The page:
WTI extended its fall this week and it is currently found trading near $76 per barrel. The Fed’s interest rate decision yesterday was apprehended as dovish by the market and caused the dollar’s fall to fresh 9-month lows and energy traders’ focus turns towards the looming European Commission’s proposal for a price cap on Russian crude. In this report, we aim to shed light on the catalysts driving WTI’s price, assess its future outlook and conclude with a technical analysis.
IMF forecasts China as leader of global growth in 2023
After a grim global outlook forecast at the start of 2023, the International Monetary Fund revised its predictions and pointed out that China will be the key driving force behind global growth for the year ahead. Even though, inflationary pressures, high-interest rates and the ongoing war in Ukraine persist, the Fund upwardly revised its forecast to 2.9%, up from the initial 2.7%, citing that “economic growth proved surprisingly resilient in the third quarter of last year, with strong labour markets, robust household consumption and business investment, and better-than-expected adaptation to the energy crisis in Europe. Inflation, too, showed improvement, with overall measures now decreasing in most countries—even if core inflation, which excludes more volatile energy and food prices, has yet to peak in many countries”. The organization’s chief Economist, Pierre-Olivier Gourinchas placed significant importance on the prospects for better-than-expected recovery of the Chinese economy after the abrupt pivotal abandonment of its strict zero covid policy and stated that the “re-opening paves the way for a rapid rebound in activity”. He added, “The restrictions and COVID-19 outbreaks in China dampened activity last year. With the economy now re-opened, we see growth rebounding to 5.2 per cent this year as activity and mobility recover.” Besides China, the IMF foresees India playing a big role as well, stating that “together with China, India will account for half of the global growth this year, versus just a tenth for the US and euro area combined.” Despite the optimistic outlook projections however, the organization reminded that the “global economy is poised to slow this year, before rebounding next year and growth will remain weak by historical standards”.
OPEC+ guidance remains unchanged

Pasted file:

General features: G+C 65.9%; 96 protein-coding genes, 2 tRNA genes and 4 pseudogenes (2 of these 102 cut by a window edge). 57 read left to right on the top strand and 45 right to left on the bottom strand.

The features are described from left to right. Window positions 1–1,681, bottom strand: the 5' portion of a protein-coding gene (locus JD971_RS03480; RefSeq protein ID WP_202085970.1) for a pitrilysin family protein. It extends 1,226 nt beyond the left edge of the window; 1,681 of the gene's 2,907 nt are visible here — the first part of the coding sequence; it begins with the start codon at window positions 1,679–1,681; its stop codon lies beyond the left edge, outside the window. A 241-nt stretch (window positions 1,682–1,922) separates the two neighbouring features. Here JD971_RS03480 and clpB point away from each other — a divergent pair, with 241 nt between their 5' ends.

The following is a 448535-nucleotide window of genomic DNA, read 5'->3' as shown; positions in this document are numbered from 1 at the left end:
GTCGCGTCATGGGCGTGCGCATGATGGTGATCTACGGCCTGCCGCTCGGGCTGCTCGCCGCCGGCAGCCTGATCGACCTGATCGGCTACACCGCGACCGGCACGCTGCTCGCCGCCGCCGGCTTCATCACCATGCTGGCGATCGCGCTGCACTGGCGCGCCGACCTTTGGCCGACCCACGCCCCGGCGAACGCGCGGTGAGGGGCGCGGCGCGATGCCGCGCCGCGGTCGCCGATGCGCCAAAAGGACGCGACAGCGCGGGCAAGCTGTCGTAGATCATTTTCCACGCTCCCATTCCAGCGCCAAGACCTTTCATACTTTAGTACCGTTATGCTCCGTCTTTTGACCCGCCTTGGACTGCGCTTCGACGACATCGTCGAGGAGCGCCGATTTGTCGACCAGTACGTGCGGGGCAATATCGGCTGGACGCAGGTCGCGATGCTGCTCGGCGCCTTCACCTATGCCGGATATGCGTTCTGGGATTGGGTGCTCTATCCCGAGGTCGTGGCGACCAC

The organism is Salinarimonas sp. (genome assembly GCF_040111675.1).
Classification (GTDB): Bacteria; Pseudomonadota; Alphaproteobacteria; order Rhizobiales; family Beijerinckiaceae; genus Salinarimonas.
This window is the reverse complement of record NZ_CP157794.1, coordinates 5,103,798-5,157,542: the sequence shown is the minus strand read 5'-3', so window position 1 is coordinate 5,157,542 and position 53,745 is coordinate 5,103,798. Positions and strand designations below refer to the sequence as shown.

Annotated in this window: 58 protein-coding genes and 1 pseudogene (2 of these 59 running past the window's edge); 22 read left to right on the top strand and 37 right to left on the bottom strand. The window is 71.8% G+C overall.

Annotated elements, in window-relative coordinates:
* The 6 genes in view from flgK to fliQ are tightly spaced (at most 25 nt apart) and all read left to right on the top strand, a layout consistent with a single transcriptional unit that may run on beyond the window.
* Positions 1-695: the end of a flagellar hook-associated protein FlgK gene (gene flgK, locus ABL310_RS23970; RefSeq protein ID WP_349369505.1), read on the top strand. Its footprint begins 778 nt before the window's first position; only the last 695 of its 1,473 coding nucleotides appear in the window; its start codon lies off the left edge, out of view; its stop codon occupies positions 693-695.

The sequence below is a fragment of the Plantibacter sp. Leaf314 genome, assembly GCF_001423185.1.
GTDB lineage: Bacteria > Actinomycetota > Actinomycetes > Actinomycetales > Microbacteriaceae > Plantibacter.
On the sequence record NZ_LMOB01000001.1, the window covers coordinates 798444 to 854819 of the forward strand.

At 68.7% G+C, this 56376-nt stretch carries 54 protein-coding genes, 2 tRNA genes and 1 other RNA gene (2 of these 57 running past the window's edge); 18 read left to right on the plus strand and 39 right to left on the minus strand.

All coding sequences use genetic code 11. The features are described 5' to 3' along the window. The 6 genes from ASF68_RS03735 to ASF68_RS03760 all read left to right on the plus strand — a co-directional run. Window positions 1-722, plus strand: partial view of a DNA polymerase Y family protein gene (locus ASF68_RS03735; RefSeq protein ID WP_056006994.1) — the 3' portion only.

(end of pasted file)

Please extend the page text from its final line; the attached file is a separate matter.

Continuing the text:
Yesterday, the OPEC+ ministerial meeting failed to provide oil traders with significant information, as the committee reaffirmed that the oil cartel will keep its production quotas unchanged for the foreseeable future. In November of 2022, OPEC+ decided to cut its production output by 2 million barrels per day until the end of 2023 to bring the market back to equilibrium. The Head of OPEC+, Haitham Al Ghais at the time, stated that the reason behind the decision, was the apparent deviation between market fundamentals and oil prices, vowing to protect the cartel’s interests. According to Reuters, the ministers did not discuss the prospects of increased demand from China once its economy returns to normal, nor about supply-related concerns from Russia, whose exports will soon be subject to a European ban and G7 price cap. China’s pivotal shift near the end of 2022, to abandon its draconian covid related restrictions and opt for a full-fledged reopening, has boosted optimism for higher oil demand in recent months and prompted speculations that OPEC may be incentivized to increase output to match the thirst of the second largest oil consuming country.
Crude inventories continue to build up
On Tuesday the weekly API crude oil inventories figure pointed to the buildup of 6.3 million barrels in stocks, higher than the expectation for a drawdown of -1.0 million, while yesterday EIA’s weekly oil inventories recorded a rise of 4.1 million barrels of crude, exceeding expectations of 0.37 million for the same period. The results suggest weakening demand for crude which may have contributed to the fall of WTI prices in the past few days. It is important to strike out that the API crude oil inventories have been piling up for five consecutive weeks, while the EIA’s inventories recorded a 6-week string of buildups, the highest in over 2 years. Lastly, we would note that last Friday the Baker Hughes oil rig count showed that the number of active oil rigs in the US has dropped by a count of 4 reaching a total of 609, which could serve as another indication for a slowdown in demand.
WTI Cash H4
Looking at the WTICash 4-hour chart we observe oil prices extending their downward motion this week and are currently attempting to consolidate near the 76.60 (S1) support level. We hold a bearish outlook bias for the commodity given the descending trendline initiated on the 27th of January and supporting our case is the RSI indicator below our 4-hour chart that currently registers a value of 34, signalling bearish tendencies surrounding WTI. We also note that the price action broke below the 100 and 200 period Moving Averages, which could be interpreted as another signal that the bears are in control. Should the bulls take initiative over crude’s direction, we may see the price action rise and break the 79.00 (R1) and move closer to the 82.60 (R2) resistance barrier. Should on the hand the bears reign over, we may see the price action break below the 76.60 (S1) support level and move decisively lower towards the 73.50 (S2) support base.
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